1. This is an application praying that the acquittal of the accused by the Sessions Judge should be set aside and that certain passages in the judgment, which are against the complainant’s character, should be expunged.
2. Although the High Court has undoubtedly jurisdiction to set aside an order of acquittal, that power is exercised in rare and exceptional cases. In this case the learned Sessions Judge has come to the conclusion that the case was a very troublesome and difficult one, and that there was the evidence of one of the prosecution witnesses of a partnership between the accused and the complainant, and as no report was made to the police, the Judge was not satisfied that the accused was bound by any contract to dispose of the articles entrusted to him as declared by the complaisant. He is of opinion that the dispute is really a fit one for the civil Courts. The inference drawn by the Judge from a number of letters and the oral evidence is an inference of fact and it is impossible to say that his conclusion is perverse or even wrong. I cannot, therefore, accede to the prayer for setting aside the acquittal.
3. As regards the question of expunction the learned Government Advocate has urged before me that this Court has no jurisdiction to make any such order and cut out the portions from the judgment of the appellate Court. In the Code of Criminal Procedure such power is not conferred in express terms. The question is whether it is within the inherent jurisdiction of the High Court to make such an order. Under the old Code there was some conflict of opinion. The Burma Chief Court had in two cases, Emperor v. Thomas Pellako  5 Bur. L.T. 20 and Ma Kya v. Kin Lat Gyi  4 Bur. L.T. 173, expressed the view that such jurisdiction existed.
4. In Lachhu v. Emperor  1 O.L.J. 141 Lindsay, J.C., sitting in the Oudh Judicial Commissioner’s Court, distinctly held that he had such jurisdiction and ordered certain remarks in the judgments of the Courts below against a counsel, who had appeared in the case, to be expunged from the record. On the other hand, Gokul Prasad and Stuart, JJ., in the case of Emperor v. C. Dunn A.I.R. 1922 All. 107 held that the High Court had power to make an amendment of an effective order of the Court below and not of expunging passages, which do not commend to it. At the end of the Judgment they, however, remarked:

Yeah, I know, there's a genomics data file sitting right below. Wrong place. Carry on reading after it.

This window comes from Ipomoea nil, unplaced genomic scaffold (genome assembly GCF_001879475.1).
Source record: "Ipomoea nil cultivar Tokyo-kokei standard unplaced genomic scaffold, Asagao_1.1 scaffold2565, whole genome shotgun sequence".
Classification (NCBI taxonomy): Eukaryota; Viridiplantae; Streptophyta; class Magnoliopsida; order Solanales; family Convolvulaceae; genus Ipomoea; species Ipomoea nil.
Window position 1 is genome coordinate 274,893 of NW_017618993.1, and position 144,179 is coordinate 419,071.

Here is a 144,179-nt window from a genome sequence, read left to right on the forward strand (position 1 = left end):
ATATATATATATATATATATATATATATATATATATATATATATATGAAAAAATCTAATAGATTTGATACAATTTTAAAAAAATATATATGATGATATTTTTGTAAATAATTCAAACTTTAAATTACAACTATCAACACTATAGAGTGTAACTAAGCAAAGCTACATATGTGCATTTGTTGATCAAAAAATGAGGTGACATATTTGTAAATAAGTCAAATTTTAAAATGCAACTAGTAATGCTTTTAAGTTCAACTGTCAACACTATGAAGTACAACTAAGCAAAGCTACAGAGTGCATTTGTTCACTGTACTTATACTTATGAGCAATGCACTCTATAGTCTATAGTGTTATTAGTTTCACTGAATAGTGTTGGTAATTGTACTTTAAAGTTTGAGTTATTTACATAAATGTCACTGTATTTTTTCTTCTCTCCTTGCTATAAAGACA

If it be held that the grievances of persons, who are unjustly criticizsed by Courts of law in circumstances which obviate the effective orders of the Courts coming before Superior Courts in appeal or revision, are so great as to require a special enactment for their protection, the matter is one for the consideration of the Legislature, but as the law stands, we are satisfied that we have no authority.
5. In the new Code Section 561(A) has been added and it says:
Nothing in this Code shall be deemed to limit or affect the inherent power of the High Court to make such orders as may be necessary to give effect to any order under this Code, or to prevent abuse of the process of any Court or otherwise to secure the ends of justice.
6. Had it been permissible to refer to the statement of objects and reasons the intention of the Legislature would have been at once clear. Courts, however, cannot take into account the view of a Select Committee. But the section emphasizes the wide inherent power which a High Court possesses to prevent abuse of the process of any Court or otherwise to secure the ends of justice.
7. I see no reason why such an inherent power should not comprise a power to order a deletion of passages, which are either irrelevant or inadmissible and which adversely affect the character of persons before the Court. The High Court, as the Supreme Court of revision, must be deemed to have power to see that Courts below do not unjustly and without any lawful excuse take away the character of a party or of a witness or of a counsel before it. Shadi Lal, C.J., in the case of Muhammad Qarim v. Anwar Khan: All India Reporter 1926 Lahore, p. 382: recognized that under Section 561(A) there is an inherent power of the High Court to delete objectionable remarks against witnesses or accused persons. Such jurisdiction, however, can only be exercised when there is no foundation whatsoever for the remark objected to and not where it is a matter of inference from evidence.
8. The passage in the judgment which is objected to is follows:
It is true that the complainant may have a big income, but I have no doubt whatever that he is a profligate. His letters, the genuineness of which he has admitted, prove this to the hilt.
9. As the accused was not represented before me I refrained from making any formal order without making it sure that there was no legitimate foundation for characterizing the complainant as a profligate. I accordingly ordered the learned vakil for the applicant to certify after examining the whole record that there was no legal evidence to support the remark. He has after inspection given the necessary certificate.
10. I accordingly order that the words quoted above which are objected to should be expunged from the judgment of the Sessions Judge. The other prayer asked for in the application is not granted.